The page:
by the idea that such cooperation with the study would
enhance its prestige and would gain access for it to government
funding. And there was an
African-American nurse– we see here her with a
doctor–a Eunice Rivers, who was the local
African-American nurse who served as the intermediary
between the physicians of the Public Health Service and the
subjects of the experiment. A lot’s been written about
Nurse Rivers and her role in the experiment.
I think that we ought to
remember the context of the time and the training in which nurses
were trained not to question, but to do as they were told.
Now, at the outset,
something also paradoxical happened,
and I would argue that it in fact, even if you wanted to have
an entirely cold-blooded look at scientific validity for such a
study, this particular study was made
scientifically invalid from the outset.
At the beginning,
the experimenters ruined any possibility that the study could
ever produce valid scientific results because the government
doctors began the study by administering a small dose of
the accepted therapy of the day. In other words,
the experiment is to begin to have a study of untreated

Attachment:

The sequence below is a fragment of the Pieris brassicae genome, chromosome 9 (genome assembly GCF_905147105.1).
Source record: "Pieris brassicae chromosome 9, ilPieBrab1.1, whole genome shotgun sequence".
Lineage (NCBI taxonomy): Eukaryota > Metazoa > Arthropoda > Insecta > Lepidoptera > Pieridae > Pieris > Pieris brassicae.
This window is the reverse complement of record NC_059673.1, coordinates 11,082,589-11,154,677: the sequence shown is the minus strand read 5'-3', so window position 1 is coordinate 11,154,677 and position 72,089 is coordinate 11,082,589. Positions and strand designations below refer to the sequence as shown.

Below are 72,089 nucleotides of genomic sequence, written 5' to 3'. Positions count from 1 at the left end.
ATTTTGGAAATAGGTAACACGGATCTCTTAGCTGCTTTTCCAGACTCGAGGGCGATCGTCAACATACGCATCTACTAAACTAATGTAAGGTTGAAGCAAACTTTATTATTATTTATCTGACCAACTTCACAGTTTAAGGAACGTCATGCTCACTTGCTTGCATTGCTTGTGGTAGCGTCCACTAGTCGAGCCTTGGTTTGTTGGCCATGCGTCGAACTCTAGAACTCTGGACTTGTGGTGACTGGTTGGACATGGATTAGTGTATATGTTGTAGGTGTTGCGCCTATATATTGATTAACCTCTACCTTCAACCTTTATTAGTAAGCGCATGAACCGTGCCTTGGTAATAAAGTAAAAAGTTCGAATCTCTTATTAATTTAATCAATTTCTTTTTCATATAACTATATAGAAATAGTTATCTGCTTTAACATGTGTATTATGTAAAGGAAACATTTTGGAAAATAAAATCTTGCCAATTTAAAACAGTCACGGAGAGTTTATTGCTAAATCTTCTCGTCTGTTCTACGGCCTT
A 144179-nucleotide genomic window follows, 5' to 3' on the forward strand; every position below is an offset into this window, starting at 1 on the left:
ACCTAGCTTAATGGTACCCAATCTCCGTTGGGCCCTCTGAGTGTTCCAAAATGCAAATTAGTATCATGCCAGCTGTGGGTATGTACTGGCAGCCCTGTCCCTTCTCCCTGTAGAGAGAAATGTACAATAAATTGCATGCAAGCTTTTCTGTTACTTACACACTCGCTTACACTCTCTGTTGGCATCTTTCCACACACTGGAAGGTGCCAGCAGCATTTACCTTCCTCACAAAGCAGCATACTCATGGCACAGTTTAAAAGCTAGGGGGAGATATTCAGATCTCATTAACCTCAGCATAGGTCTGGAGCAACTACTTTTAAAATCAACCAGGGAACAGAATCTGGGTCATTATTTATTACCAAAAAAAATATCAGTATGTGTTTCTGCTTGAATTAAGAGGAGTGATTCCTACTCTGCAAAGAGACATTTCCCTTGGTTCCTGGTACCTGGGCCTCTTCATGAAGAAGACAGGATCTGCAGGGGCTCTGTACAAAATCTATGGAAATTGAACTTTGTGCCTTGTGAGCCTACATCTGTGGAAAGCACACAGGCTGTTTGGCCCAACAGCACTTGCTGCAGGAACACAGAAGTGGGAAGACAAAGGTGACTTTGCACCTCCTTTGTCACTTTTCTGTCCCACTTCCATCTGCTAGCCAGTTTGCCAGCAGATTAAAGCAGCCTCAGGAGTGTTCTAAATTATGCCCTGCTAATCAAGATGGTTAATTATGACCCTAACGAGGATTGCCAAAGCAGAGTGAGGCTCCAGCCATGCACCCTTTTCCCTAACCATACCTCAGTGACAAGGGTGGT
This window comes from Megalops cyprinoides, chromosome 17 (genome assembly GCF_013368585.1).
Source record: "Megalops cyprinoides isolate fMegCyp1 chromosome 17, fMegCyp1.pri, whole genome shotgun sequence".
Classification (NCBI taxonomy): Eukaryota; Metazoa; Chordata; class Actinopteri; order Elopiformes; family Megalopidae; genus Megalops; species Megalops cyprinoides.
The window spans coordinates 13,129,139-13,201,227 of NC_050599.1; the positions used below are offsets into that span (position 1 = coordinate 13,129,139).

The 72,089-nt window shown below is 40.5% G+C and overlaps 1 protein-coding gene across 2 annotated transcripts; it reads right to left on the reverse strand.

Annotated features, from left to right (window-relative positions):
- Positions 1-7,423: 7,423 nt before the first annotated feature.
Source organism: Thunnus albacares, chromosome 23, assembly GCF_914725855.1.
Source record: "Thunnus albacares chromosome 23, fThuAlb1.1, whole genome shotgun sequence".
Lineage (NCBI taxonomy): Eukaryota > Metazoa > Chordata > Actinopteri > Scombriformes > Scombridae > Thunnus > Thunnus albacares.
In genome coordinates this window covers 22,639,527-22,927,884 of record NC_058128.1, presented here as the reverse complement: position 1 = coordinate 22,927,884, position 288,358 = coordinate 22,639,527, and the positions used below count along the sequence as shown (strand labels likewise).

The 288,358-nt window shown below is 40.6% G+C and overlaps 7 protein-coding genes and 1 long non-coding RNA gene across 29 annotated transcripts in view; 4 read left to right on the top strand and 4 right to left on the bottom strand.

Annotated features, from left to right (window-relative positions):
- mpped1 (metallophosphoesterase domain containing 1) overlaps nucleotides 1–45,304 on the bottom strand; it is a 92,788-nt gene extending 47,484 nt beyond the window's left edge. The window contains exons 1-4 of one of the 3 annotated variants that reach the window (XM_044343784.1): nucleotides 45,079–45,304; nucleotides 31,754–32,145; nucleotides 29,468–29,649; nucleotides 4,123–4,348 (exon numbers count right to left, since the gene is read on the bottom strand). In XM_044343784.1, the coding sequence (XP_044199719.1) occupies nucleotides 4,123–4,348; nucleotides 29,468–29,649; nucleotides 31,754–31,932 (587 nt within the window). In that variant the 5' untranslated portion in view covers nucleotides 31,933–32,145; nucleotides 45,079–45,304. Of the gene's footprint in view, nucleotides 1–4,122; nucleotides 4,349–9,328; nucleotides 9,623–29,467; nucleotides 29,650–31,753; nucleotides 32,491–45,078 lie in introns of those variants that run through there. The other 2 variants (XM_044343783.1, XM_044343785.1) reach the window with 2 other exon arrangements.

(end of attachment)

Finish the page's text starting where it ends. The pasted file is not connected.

syphilis, and they begin by administering
a small dose of the established therapeutic medication of the
day, which is a combination of
arsenic and mercury compounds plus bismuth.
So, this ruined the premise of
observing purely untreated syphilitics.
Then further weakening the
scientific– if we call it that–validity of
this study was the fact that some members of the control
group contracted venereal disease,
and they were simply transferred to the test group.
They shuffled the deck between
the study group and a control group.
Well, thereafter nonetheless,
this particular study continued for forty years,
down until 1972, and the volunteers thereafter
received no further treatment. They were subject to regular
annual physical examination and blood tests,
and to spinal taps, and they were given something
that they thought was medicine. It was called “pink
medicine,” and they took it regularly,
and actually what it was is aspirin.
Let me give you a primary
source. This is the Macon County Health
Department, and this is the notice that was given to those
who were experimenting. It says, “Dear Sir,
some time ago, you were given a thorough
examination, and since that time we hope
you’ve gotten a great deal of treatment for bad blood.
You will now be given your last
chance to get a second examination.
This examination is a very
special one, and after it is finished,
you will be given a special treatment (I underline that
word) if it is believed you are in a condition to stand
it.” And let me just look at the
very bottom, in case you missed anything along the way.
At the bottom you could read,
“Remember this is your last chance for special free
treatment. Be sure to meet the nurse.”